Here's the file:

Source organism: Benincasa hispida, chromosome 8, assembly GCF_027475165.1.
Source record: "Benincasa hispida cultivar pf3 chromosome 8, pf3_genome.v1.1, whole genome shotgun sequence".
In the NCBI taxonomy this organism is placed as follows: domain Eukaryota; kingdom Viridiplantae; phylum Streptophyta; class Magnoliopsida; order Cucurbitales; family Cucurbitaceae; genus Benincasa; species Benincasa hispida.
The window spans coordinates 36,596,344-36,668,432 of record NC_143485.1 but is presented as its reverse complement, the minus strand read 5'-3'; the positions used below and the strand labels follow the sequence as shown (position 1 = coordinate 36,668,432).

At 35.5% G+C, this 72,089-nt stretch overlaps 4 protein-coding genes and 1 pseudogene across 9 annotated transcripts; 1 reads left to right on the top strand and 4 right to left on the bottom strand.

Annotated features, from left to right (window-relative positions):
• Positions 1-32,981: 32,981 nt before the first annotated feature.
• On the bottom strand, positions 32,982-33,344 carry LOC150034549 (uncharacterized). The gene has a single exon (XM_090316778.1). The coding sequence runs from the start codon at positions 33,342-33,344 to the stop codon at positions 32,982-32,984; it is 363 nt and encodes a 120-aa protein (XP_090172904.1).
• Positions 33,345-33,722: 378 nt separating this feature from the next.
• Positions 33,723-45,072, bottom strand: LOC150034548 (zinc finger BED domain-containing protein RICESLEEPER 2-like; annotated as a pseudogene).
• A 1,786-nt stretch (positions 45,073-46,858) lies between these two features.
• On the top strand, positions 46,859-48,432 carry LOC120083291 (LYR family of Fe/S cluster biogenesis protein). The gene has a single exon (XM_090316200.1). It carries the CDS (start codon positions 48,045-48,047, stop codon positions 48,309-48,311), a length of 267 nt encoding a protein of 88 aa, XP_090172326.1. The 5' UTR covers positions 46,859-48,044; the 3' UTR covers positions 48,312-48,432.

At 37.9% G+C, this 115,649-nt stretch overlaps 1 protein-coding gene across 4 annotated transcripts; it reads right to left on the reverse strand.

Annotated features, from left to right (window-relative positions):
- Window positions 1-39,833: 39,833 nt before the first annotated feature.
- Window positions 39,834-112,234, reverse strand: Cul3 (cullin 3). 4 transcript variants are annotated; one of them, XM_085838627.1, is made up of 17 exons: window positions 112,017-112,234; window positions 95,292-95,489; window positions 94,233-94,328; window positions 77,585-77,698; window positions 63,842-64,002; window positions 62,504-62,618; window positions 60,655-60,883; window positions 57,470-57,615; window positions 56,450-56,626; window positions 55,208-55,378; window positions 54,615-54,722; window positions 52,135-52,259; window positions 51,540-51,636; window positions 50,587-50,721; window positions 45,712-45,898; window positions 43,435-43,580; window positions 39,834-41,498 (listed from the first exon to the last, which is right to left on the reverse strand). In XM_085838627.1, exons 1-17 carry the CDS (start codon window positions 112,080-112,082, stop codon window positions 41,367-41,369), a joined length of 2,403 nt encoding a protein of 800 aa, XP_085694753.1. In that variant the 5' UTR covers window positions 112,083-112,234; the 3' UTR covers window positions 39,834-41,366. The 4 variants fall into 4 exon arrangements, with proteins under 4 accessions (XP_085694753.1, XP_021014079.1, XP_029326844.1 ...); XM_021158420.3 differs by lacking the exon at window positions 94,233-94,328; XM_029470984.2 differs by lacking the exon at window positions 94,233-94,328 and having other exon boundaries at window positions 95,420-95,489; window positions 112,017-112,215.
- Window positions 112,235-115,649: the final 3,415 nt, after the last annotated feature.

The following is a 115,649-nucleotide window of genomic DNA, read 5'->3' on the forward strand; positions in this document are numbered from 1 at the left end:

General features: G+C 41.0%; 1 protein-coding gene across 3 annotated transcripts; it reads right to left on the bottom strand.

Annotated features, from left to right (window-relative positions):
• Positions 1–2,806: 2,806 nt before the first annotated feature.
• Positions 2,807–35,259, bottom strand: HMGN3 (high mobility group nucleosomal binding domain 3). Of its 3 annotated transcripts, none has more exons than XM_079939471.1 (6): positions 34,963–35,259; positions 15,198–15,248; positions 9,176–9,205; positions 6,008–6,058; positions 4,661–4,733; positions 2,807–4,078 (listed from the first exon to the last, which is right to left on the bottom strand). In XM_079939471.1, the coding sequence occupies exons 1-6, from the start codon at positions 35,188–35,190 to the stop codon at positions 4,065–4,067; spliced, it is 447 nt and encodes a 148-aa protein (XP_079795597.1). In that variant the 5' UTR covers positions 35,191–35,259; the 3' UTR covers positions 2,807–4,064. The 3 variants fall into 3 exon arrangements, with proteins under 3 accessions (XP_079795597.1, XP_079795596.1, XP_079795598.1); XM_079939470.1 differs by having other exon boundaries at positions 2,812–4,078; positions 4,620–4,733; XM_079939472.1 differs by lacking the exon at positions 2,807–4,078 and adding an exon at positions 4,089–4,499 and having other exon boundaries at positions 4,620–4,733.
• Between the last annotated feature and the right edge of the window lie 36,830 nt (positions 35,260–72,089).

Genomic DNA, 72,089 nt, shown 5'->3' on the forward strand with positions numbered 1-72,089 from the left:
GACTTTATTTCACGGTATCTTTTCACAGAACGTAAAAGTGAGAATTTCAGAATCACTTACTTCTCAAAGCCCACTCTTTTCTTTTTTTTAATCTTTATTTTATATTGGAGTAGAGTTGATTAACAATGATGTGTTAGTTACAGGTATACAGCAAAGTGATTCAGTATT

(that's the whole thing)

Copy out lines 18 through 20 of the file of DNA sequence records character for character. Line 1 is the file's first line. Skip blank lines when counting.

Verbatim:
The following is a 115,649-nucleotide window of genomic DNA, read 5'->3' on the forward strand; positions in this document are numbered from 1 at the left end:

General features: G+C 41.0%; 1 protein-coding gene across 3 annotated transcripts; it reads right to left on the bottom strand.

Annotated features, from left to right (window-relative positions):